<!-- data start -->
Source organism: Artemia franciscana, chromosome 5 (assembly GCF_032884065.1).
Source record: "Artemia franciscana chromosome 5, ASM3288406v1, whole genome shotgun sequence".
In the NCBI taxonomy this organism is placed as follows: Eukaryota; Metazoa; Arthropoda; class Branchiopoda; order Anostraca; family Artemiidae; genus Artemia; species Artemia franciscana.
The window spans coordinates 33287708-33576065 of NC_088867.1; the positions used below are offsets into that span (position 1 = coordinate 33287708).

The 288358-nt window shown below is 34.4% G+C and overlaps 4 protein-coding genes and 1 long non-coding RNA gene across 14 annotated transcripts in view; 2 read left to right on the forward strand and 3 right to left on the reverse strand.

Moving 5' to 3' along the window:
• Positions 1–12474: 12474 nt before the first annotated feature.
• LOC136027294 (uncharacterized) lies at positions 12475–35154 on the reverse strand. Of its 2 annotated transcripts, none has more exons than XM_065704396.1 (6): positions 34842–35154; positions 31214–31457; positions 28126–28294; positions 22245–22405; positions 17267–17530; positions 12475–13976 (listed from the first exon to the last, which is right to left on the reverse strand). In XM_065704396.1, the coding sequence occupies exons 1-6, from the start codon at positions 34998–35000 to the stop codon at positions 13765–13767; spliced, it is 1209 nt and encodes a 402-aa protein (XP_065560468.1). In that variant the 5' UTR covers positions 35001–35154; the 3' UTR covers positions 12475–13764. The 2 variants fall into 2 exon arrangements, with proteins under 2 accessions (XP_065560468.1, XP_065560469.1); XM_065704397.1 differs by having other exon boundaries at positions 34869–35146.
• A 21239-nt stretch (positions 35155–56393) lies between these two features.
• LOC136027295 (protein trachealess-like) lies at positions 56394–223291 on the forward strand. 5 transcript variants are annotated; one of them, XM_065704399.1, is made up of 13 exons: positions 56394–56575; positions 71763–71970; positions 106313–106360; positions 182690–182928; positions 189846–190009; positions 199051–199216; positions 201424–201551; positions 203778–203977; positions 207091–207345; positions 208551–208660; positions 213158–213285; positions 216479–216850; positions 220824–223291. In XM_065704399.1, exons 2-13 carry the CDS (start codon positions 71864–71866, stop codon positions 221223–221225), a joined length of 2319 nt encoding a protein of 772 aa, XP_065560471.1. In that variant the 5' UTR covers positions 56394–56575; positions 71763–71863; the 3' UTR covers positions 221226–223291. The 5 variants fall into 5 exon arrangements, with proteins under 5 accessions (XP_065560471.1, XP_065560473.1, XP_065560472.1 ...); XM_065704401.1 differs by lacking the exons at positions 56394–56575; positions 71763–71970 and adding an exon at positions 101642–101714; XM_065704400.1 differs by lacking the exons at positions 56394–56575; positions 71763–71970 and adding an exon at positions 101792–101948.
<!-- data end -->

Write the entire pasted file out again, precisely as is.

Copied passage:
Source organism: Artemia franciscana, chromosome 5 (assembly GCF_032884065.1).
Source record: "Artemia franciscana chromosome 5, ASM3288406v1, whole genome shotgun sequence".
In the NCBI taxonomy this organism is placed as follows: Eukaryota; Metazoa; Arthropoda; class Branchiopoda; order Anostraca; family Artemiidae; genus Artemia; species Artemia franciscana.
The window spans coordinates 33287708-33576065 of NC_088867.1; the positions used below are offsets into that span (position 1 = coordinate 33287708).

The 288358-nt window shown below is 34.4% G+C and overlaps 4 protein-coding genes and 1 long non-coding RNA gene across 14 annotated transcripts in view; 2 read left to right on the forward strand and 3 right to left on the reverse strand.

Moving 5' to 3' along the window:
• Positions 1–12474: 12474 nt before the first annotated feature.
• LOC136027294 (uncharacterized) lies at positions 12475–35154 on the reverse strand. Of its 2 annotated transcripts, none has more exons than XM_065704396.1 (6): positions 34842–35154; positions 31214–31457; positions 28126–28294; positions 22245–22405; positions 17267–17530; positions 12475–13976 (listed from the first exon to the last, which is right to left on the reverse strand). In XM_065704396.1, the coding sequence occupies exons 1-6, from the start codon at positions 34998–35000 to the stop codon at positions 13765–13767; spliced, it is 1209 nt and encodes a 402-aa protein (XP_065560468.1). In that variant the 5' UTR covers positions 35001–35154; the 3' UTR covers positions 12475–13764. The 2 variants fall into 2 exon arrangements, with proteins under 2 accessions (XP_065560468.1, XP_065560469.1); XM_065704397.1 differs by having other exon boundaries at positions 34869–35146.
• A 21239-nt stretch (positions 35155–56393) lies between these two features.
• LOC136027295 (protein trachealess-like) lies at positions 56394–223291 on the forward strand. 5 transcript variants are annotated; one of them, XM_065704399.1, is made up of 13 exons: positions 56394–56575; positions 71763–71970; positions 106313–106360; positions 182690–182928; positions 189846–190009; positions 199051–199216; positions 201424–201551; positions 203778–203977; positions 207091–207345; positions 208551–208660; positions 213158–213285; positions 216479–216850; positions 220824–223291. In XM_065704399.1, exons 2-13 carry the CDS (start codon positions 71864–71866, stop codon positions 221223–221225), a joined length of 2319 nt encoding a protein of 772 aa, XP_065560471.1. In that variant the 5' UTR covers positions 56394–56575; positions 71763–71863; the 3' UTR covers positions 221226–223291. The 5 variants fall into 5 exon arrangements, with proteins under 5 accessions (XP_065560471.1, XP_065560473.1, XP_065560472.1 ...); XM_065704401.1 differs by lacking the exons at positions 56394–56575; positions 71763–71970 and adding an exon at positions 101642–101714; XM_065704400.1 differs by lacking the exons at positions 56394–56575; positions 71763–71970 and adding an exon at positions 101792–101948.